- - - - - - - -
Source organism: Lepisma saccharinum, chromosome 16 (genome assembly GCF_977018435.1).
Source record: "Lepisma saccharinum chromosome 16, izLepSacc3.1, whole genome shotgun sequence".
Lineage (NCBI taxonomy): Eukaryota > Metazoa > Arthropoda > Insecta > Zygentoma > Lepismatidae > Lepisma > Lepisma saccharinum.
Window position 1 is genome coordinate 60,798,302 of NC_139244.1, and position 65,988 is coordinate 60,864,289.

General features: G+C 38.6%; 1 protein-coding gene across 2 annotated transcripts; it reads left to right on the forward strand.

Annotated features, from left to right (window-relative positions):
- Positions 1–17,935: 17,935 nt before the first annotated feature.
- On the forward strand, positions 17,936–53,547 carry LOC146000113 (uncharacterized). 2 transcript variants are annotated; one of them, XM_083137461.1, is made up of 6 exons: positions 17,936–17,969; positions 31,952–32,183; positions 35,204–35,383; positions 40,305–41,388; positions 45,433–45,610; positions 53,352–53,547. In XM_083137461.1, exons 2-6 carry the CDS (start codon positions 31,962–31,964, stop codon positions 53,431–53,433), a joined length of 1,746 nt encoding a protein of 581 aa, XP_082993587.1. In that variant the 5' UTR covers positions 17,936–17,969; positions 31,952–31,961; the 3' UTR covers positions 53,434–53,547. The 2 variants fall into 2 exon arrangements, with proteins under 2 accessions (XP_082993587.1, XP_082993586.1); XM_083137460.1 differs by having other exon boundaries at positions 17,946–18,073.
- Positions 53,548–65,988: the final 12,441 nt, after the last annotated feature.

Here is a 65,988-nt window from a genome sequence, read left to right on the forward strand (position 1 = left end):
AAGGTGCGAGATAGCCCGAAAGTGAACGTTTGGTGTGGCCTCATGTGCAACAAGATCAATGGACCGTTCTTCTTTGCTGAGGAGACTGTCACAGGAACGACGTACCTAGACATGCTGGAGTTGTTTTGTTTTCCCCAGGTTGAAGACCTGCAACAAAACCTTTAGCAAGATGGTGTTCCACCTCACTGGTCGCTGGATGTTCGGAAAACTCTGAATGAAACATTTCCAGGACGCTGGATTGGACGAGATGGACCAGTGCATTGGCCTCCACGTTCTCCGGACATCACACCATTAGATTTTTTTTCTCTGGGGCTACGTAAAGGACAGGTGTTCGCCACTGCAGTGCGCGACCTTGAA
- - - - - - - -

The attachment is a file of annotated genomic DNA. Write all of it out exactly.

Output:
Source organism: Lepisma saccharinum, chromosome 16 (genome assembly GCF_977018435.1).
Source record: "Lepisma saccharinum chromosome 16, izLepSacc3.1, whole genome shotgun sequence".
Lineage (NCBI taxonomy): Eukaryota > Metazoa > Arthropoda > Insecta > Zygentoma > Lepismatidae > Lepisma > Lepisma saccharinum.
Window position 1 is genome coordinate 60,798,302 of NC_139244.1, and position 65,988 is coordinate 60,864,289.

General features: G+C 38.6%; 1 protein-coding gene across 2 annotated transcripts; it reads left to right on the forward strand.

Annotated features, from left to right (window-relative positions):
- Positions 1–17,935: 17,935 nt before the first annotated feature.
- On the forward strand, positions 17,936–53,547 carry LOC146000113 (uncharacterized). 2 transcript variants are annotated; one of them, XM_083137461.1, is made up of 6 exons: positions 17,936–17,969; positions 31,952–32,183; positions 35,204–35,383; positions 40,305–41,388; positions 45,433–45,610; positions 53,352–53,547. In XM_083137461.1, exons 2-6 carry the CDS (start codon positions 31,962–31,964, stop codon positions 53,431–53,433), a joined length of 1,746 nt encoding a protein of 581 aa, XP_082993587.1. In that variant the 5' UTR covers positions 17,936–17,969; positions 31,952–31,961; the 3' UTR covers positions 53,434–53,547. The 2 variants fall into 2 exon arrangements, with proteins under 2 accessions (XP_082993587.1, XP_082993586.1); XM_083137460.1 differs by having other exon boundaries at positions 17,946–18,073.
- Positions 53,548–65,988: the final 12,441 nt, after the last annotated feature.

Here is a 65,988-nt window from a genome sequence, read left to right on the forward strand (position 1 = left end):
AAGGTGCGAGATAGCCCGAAAGTGAACGTTTGGTGTGGCCTCATGTGCAACAAGATCAATGGACCGTTCTTCTTTGCTGAGGAGACTGTCACAGGAACGACGTACCTAGACATGCTGGAGTTGTTTTGTTTTCCCCAGGTTGAAGACCTGCAACAAAACCTTTAGCAAGATGGTGTTCCACCTCACTGGTCGCTGGATGTTCGGAAAACTCTGAATGAAACATTTCCAGGACGCTGGATTGGACGAGATGGACCAGTGCATTGGCCTCCACGTTCTCCGGACATCACACCATTAGATTTTTTTTCTCTGGGGCTACGTAAAGGACAGGTGTTCGCCACTGCAGTGCGCGACCTTGAA